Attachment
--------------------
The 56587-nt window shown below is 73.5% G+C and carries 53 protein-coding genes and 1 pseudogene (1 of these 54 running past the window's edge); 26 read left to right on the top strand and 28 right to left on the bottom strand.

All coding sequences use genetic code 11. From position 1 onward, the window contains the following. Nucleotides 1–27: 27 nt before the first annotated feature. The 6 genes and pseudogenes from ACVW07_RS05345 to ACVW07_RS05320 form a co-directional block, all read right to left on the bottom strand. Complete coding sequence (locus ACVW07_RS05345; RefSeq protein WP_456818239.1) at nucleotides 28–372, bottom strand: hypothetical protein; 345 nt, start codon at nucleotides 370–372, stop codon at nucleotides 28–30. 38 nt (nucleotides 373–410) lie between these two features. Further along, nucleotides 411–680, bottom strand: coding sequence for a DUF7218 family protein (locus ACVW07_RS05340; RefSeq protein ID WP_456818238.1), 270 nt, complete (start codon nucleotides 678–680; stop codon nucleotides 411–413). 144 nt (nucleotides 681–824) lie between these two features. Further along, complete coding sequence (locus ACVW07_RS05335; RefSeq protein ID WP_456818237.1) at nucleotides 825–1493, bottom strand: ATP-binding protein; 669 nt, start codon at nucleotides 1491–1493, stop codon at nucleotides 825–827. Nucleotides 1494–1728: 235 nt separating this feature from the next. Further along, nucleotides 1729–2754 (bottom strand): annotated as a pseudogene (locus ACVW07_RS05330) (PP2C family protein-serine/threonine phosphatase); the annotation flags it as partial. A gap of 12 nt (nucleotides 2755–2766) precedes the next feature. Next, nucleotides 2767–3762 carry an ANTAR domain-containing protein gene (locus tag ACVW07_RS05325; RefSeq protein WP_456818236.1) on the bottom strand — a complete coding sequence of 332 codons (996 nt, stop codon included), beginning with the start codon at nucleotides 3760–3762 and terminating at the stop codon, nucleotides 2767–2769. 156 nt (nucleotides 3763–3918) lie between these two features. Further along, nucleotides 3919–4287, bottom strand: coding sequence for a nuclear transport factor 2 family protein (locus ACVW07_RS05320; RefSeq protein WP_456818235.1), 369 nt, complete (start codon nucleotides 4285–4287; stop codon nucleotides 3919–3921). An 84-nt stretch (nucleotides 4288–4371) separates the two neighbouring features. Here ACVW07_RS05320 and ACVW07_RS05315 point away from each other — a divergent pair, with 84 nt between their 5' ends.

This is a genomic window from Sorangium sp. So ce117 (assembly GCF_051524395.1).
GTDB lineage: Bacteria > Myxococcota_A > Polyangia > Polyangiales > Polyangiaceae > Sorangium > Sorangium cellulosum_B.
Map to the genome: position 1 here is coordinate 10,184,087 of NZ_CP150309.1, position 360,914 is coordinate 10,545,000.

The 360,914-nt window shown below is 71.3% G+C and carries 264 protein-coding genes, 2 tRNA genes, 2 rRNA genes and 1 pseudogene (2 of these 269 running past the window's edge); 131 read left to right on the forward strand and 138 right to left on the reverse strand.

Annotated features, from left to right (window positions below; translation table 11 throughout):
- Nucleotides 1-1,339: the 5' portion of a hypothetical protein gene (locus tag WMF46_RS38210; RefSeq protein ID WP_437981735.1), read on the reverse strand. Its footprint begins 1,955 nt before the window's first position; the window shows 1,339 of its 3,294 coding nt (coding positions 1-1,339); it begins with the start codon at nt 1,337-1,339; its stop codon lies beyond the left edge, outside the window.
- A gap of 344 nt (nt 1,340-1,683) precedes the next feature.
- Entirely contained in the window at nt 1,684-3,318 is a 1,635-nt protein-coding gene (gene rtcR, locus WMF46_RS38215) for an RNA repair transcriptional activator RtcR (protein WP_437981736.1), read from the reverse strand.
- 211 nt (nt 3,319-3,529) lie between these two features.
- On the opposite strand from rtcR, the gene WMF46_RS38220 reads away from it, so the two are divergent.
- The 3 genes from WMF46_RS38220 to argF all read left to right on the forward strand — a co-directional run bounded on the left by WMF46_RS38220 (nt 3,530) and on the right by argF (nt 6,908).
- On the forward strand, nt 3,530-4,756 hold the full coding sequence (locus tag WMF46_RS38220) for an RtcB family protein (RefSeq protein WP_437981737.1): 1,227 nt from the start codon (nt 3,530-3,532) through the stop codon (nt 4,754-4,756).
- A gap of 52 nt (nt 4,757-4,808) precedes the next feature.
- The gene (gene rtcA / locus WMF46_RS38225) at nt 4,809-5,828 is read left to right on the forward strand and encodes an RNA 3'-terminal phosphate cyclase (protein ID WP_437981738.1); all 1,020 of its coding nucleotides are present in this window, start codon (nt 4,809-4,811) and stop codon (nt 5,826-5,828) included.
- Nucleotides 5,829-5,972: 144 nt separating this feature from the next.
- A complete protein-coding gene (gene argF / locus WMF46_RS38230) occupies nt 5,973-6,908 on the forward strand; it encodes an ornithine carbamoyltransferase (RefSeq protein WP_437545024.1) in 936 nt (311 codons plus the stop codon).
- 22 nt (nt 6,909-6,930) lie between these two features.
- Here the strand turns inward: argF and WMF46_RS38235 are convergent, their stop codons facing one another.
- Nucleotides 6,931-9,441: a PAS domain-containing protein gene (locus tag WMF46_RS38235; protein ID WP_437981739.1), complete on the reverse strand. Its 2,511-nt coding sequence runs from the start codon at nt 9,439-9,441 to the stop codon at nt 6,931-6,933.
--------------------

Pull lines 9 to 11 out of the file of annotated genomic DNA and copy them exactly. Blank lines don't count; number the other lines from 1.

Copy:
- A gap of 344 nt (nt 1,340-1,683) precedes the next feature.
- Entirely contained in the window at nt 1,684-3,318 is a 1,635-nt protein-coding gene (gene rtcR, locus WMF46_RS38215) for an RNA repair transcriptional activator RtcR (protein WP_437981736.1), read from the reverse strand.
- 211 nt (nt 3,319-3,529) lie between these two features.